OPEC members also hold meetings twice a year. You should look out for when these meetings take place, as they may make big decisions regarding their combined output.
According to opec.org, the next OPEC events scheduled are:
- 2022-Nov-14: OPEC Monthly Report
- 2022-Dec-13: OPEC Monthly Report
How to Trade the Next OPEC Meeting?
Other than buying the physical commodity itself, there are a variety of different ways to attempt to speculate from changing prices in oil:
Trading Oil Directly
The type of investors that typically invest directly in oil is those who are willing to take on the added risk associated with futures, options, and speculation. Oil and other commodities can also be used for diversification and hedging strategies.
Oil futures are contracts in which two parties agree to exchange a set amount of oil at a set price on a set date. If the price of oil rises, the contract may become more valuable, and the owner of the contract could sell it for a profit. If it falls, the contract could lose value and, in turn, the owner could lose money when selling.
The two most popular types are Brent Crude and West Texas Intermediate (WTI), which are traded on the Intercontinental Exchange (ICE) and New York Mercantile Exchange (NYMEX) respectively. They are used as benchmarks for global oil prices, as well as economic health.
Another direct method of gaining exposure to oil is through commodity-based oil exchange-traded funds (ETFs). Oil ETFs trade on a stock exchange like stocks and track the performance, with fewer fees, of an underlying commodity index, such as a crude oil index.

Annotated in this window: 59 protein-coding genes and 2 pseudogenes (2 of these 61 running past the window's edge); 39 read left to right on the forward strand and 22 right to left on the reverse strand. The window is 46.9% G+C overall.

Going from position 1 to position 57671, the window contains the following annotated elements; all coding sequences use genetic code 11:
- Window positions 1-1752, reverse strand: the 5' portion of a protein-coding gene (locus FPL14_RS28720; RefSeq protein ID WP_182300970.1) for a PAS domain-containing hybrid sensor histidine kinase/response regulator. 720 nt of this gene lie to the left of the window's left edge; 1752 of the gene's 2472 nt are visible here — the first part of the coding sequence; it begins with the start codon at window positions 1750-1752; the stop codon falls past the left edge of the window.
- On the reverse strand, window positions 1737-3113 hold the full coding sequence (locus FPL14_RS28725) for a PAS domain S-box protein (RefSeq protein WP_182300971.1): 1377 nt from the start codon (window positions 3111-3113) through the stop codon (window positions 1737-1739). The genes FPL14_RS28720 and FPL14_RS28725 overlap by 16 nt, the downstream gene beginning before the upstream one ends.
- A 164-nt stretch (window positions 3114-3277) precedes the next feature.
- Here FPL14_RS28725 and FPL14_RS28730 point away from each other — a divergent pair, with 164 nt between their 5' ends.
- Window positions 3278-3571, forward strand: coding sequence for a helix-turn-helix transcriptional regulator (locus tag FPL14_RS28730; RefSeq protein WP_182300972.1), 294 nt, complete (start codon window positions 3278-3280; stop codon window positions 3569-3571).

For example, as of Feb 26, 2022, one contract of the U.S. Oil Fund (USO) at $65 would give you exposure to less than one barrel of oil priced at $100 per barrel. The fund's investment objective is to provide daily investment results corresponding to the daily percentage changes in the spot price of West Texas Intermediate (WTI) crude oil.
Trading Oil Indirectly
The type of investors who prefer indirect exposure to oil is typically those who do not want the added risk of direct exposure to oil as a commodity.
For example, an energy sector mutual fund or ETF is one way to gain broad exposure to oil and energy stocks with less sensitivity to oil price fluctuations than direct oil. They invest solely in the stocks of oil and oil services companies and come with lower volatility. Such examples are iShares Global Energy ETF (IXC) or T. Rowe Price New Era Fund (PRNEX).
Investors can also invest in oil indirectly by buying shares in individual oil companies. There are three types of oil companies: upstream companies, which drill for oil; midstream companies, which operate pipelines for transporting crude oil; and downstream companies which refine and sell the end products.
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- Place a buy order for your chosen crypto index share. Follow the steps required by the trading platform to submit and complete a buy or sell order for one or more oil markets.